Dear Whoever Approved Maroon 5's Bob Marley Cover - It Wasn't A Good Idea

14 June 2018 | 9:52 am | Ross Clelland


Sometimes it just comes down to making a call as to whether something or someone in this popular music thing is simply getting it right or wrong. And by most measures, you’d have to reckon Amy Shark is getting it soooo right. The profile, sales, and incursions into the mainstream all seem on the rise – both here in her homeland and internationally. The soon-coming album will further cement all that. Oh, and the songs. Stuff like Weekend and I Said Hi are smart, and feisty – one might even say “Feist-y” (see what I did there? Oh, never mind…) – and Don’t Turn Around (Wonderlick Entertainment/RCA) adds a layer of apparent honesty in its past relationship regret, without being damn silly or saccharine about it. Quality, intelligent, well put together pop. Should be more of it.

Now, in an interesting twilight zone between what’s been right and what might now be a little wrong, Chemistry (Sonovox) is perhaps ironic in the fact it’s not show much of it. The clip is all neat colour and movement, CGI heads abounding, and the handy hippie-drippy message of inclusion that cats and dogs living in perfect harmony is something for which to strive. But, without looking at the name on the tin, would you have picked the stumbling funk horns of this as Arcade Fire? It almost sounds like a 70s pastiche in parts – particularly when Win drops into an almost spoken word breakdown. And who knows, that may well be exactly what they were after. Me, I’m going to play Keep The Car Running and remembering when they were maybe a bit more self-aware.

Now, it’s so easy to count the wrongs in this. White guys doing reggae covers – hardly ever a good idea, The Clash several decades ago probably being one of the few exceptions to prove the rule. That those white guys in question are Maroon 5 probably underlining just how bankrupt this is. Although of course it’ll get millions of plays, and make millions for them and the Korean car maker – no not that one, the other one - who commissioned it. For reasons that further escape my critical faculties, Three Little Birds (Interscope) is a Bob Marley cover that apparently has some advertising tie-in to The World Cup. OK, sure. Makes as much sense as their quite recent Girls Like You ditty, that somehow managed to convince women you might not have expected such as Ellen DeGeneres, Gal Gadot, Sarah Silverman, Cardi B and several others to appear. I only hope it was for large donations to the charities of their choice.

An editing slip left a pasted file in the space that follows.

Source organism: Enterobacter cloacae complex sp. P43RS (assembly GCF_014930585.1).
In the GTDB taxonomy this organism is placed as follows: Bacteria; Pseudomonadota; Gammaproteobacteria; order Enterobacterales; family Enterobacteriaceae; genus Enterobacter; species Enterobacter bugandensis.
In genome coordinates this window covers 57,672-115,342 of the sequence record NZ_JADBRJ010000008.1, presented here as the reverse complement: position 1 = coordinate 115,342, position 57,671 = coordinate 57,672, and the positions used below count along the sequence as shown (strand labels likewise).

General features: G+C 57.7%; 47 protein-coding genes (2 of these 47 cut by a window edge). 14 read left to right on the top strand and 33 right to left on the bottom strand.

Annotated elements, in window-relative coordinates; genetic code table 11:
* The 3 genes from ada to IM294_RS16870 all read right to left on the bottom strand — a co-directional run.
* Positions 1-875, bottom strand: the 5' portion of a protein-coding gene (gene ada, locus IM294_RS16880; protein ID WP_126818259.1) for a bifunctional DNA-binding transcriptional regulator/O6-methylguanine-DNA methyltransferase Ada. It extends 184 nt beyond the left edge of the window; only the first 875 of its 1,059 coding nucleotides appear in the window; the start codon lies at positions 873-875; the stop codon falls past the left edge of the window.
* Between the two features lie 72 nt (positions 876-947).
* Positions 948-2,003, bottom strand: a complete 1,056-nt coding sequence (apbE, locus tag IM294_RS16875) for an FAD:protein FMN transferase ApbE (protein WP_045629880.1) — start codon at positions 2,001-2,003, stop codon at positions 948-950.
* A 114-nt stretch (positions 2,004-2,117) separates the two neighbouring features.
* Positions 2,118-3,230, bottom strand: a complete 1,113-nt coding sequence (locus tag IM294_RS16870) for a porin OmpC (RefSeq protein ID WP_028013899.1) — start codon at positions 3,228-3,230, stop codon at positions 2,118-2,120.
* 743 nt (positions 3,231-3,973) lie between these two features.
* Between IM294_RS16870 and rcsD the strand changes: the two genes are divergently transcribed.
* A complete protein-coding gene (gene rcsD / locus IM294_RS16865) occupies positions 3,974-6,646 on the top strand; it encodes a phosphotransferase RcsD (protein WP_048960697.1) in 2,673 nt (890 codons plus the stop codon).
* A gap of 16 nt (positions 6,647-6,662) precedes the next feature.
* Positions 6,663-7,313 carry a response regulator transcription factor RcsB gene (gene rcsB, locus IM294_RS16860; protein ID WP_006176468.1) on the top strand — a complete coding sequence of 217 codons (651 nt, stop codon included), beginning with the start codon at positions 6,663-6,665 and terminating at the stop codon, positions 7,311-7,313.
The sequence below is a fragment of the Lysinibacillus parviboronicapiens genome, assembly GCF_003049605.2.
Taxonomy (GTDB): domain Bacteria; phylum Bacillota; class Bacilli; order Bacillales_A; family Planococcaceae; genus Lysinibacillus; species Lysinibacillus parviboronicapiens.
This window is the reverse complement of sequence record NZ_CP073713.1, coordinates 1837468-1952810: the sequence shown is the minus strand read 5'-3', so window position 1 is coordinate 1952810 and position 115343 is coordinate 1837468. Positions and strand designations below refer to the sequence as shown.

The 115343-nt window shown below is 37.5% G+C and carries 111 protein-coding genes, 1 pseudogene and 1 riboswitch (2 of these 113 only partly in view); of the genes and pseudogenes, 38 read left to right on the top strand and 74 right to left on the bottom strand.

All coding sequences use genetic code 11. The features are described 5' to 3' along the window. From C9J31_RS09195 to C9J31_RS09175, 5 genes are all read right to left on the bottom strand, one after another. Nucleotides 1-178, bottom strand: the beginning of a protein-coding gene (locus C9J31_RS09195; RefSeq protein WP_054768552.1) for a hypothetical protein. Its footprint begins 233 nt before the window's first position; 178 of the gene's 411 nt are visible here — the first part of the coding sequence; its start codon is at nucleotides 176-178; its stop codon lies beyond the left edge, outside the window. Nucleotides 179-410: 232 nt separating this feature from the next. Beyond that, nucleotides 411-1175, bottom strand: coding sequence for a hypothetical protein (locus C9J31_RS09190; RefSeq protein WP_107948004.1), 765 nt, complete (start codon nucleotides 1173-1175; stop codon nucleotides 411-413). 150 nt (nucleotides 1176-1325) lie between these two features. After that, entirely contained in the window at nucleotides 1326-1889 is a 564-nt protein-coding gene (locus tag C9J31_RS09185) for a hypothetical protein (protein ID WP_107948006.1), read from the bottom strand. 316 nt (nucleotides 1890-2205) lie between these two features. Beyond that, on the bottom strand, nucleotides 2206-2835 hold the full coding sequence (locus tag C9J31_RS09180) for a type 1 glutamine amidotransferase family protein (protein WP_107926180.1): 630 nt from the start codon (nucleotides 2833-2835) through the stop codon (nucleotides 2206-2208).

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Then again, you’re not really gonna go wrong giving the people exactly what they expect of you. Ostensibly, Do The Trash Can (In The Red) is a debut under just his own name for the formerly Bluesly Explosive Jon Spencer, an artist probably still barred from ABC Studios nationwide for havoc recorded live 20 years ago. Yeah, that one you’ve seen it on Rage. Beside the truly great title of this, it revs up and drives straight at you past supportive waves of encouragement from Iggy Pop, The Cramps, and similar other misfit gods. Whoops, hollers, and screeches as you’d expect. Play loud, be threatened with eviction or at least a noise complaint fine instigated by the neighbours.

Finding a new Australian label home marks the end of a couple of years silence from Totally Enormous Extinct Dinosaurs and the priapic journey of the grandly named Orlando Tobias Edward Higginbottom from classically-trained Oxford musician via time in LA, and even at one point a curious sidetrack to record with Damon Albarn in the Democratic Republic Of Congo. Naturally. Which leads us to Leave A Light On (I Oh You) where its initially moody piano and electronics are offset by occasional outbreaks of cacophony that fit with TEED’s longterm approach of often not taking things entirely too seriously for too long.

Slaves are another returning after a period of silence, and putting some effort into it, as the attendant video of angry aerobics that’s a long way from Olivia Newton John’s Physical suggests. Cut & Run (Girl Fight) remains pretty much in the territory of ‘old’ punk – a frequently discordant racket that overflows into feedback in the accepted manner, cutting and running – see what I did there? Oh, never mind… – before the cardiac arrest occurs somewhere on the second lap on the rowing machine. 

Adjusting their approach as each song demands, Goodnight Japan are one of those probably forever indie bands that will keep doing it for the love of it, and play on community radio stations. Although having a magazine editor and science journalist among the line-up may mean they get coverage in unexpected places - you know, like your budget carrier simcard. Perhaps counter-intuitively, Rush (Independent) falls somewhere in the middle of their shoegaze-to-fuzz pop spectrum. Narrowing it down further, this one has got touches of the muscly end of something like The Go-Betweens canon – which probably sits them comfortably alongside Rolling Blackout CF and that ilk of good #Strayan product.